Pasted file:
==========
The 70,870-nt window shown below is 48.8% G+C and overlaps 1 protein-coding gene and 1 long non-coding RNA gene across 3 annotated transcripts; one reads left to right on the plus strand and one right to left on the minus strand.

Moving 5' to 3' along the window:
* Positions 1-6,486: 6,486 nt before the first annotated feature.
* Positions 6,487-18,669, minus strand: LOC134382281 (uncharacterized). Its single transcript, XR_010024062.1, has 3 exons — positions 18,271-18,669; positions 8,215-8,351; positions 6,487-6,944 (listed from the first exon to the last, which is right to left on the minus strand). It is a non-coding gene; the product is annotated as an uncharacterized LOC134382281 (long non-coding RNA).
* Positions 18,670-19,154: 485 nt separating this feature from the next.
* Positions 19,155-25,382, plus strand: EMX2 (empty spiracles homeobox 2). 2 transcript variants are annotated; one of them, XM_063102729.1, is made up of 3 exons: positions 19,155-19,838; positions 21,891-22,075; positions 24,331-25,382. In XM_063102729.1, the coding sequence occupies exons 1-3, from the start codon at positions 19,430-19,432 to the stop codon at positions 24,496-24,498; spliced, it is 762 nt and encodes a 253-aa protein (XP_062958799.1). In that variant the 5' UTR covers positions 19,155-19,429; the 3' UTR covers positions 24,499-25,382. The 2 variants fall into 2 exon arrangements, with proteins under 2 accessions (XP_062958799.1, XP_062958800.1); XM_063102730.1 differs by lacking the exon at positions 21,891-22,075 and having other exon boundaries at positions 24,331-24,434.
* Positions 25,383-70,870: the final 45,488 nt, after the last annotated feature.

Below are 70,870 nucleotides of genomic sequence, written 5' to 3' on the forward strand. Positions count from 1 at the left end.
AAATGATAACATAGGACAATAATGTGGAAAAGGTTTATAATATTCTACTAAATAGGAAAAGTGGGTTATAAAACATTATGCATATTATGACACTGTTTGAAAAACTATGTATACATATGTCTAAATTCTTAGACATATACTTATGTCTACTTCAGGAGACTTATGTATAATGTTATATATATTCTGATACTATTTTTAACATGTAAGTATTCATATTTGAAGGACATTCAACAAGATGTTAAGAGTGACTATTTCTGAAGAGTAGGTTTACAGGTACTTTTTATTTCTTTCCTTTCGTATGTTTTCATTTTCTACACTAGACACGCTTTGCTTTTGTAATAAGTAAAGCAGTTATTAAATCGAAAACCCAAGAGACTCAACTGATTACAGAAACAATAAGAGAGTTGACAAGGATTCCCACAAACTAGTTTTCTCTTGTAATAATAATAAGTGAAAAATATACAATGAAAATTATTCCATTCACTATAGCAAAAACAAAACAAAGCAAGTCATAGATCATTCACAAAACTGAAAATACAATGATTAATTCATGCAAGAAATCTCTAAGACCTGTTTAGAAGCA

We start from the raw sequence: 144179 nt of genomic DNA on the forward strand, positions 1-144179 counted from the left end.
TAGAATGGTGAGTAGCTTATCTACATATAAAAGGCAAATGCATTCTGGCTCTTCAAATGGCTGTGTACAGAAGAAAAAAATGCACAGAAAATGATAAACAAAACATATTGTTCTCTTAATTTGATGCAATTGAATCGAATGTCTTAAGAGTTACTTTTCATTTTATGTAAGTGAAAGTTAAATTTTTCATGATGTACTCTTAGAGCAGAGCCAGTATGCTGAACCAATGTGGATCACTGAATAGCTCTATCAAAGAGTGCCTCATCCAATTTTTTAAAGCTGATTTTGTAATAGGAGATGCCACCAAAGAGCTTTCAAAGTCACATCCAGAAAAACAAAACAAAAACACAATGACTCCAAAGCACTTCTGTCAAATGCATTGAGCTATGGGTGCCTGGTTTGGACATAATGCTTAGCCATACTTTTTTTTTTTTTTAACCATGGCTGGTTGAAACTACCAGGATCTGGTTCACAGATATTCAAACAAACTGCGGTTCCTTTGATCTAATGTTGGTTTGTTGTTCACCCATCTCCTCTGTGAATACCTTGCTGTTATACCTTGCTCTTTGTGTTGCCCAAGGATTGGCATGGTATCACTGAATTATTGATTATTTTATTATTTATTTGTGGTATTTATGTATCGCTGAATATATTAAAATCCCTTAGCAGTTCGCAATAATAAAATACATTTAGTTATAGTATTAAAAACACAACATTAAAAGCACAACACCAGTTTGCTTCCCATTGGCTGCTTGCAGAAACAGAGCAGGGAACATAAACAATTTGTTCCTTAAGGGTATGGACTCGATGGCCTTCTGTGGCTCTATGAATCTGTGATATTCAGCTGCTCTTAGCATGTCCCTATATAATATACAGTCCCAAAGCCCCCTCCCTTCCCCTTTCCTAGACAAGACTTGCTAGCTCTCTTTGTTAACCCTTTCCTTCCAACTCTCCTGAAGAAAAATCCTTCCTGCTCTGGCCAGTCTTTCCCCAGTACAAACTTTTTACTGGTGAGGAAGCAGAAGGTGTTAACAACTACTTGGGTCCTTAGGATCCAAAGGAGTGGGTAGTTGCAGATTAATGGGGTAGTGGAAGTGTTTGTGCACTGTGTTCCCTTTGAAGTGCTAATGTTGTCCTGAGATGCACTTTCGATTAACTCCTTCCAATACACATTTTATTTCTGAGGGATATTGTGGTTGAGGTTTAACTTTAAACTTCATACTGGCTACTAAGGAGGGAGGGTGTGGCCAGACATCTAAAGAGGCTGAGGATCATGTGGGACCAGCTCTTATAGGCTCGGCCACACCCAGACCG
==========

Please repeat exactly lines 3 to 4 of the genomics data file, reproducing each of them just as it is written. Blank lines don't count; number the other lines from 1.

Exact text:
* Positions 1-6,486: 6,486 nt before the first annotated feature.
* Positions 6,487-18,669, minus strand: LOC134382281 (uncharacterized). Its single transcript, XR_010024062.1, has 3 exons — positions 18,271-18,669; positions 8,215-8,351; positions 6,487-6,944 (listed from the first exon to the last, which is right to left on the minus strand). It is a non-coding gene; the product is annotated as an uncharacterized LOC134382281 (long non-coding RNA).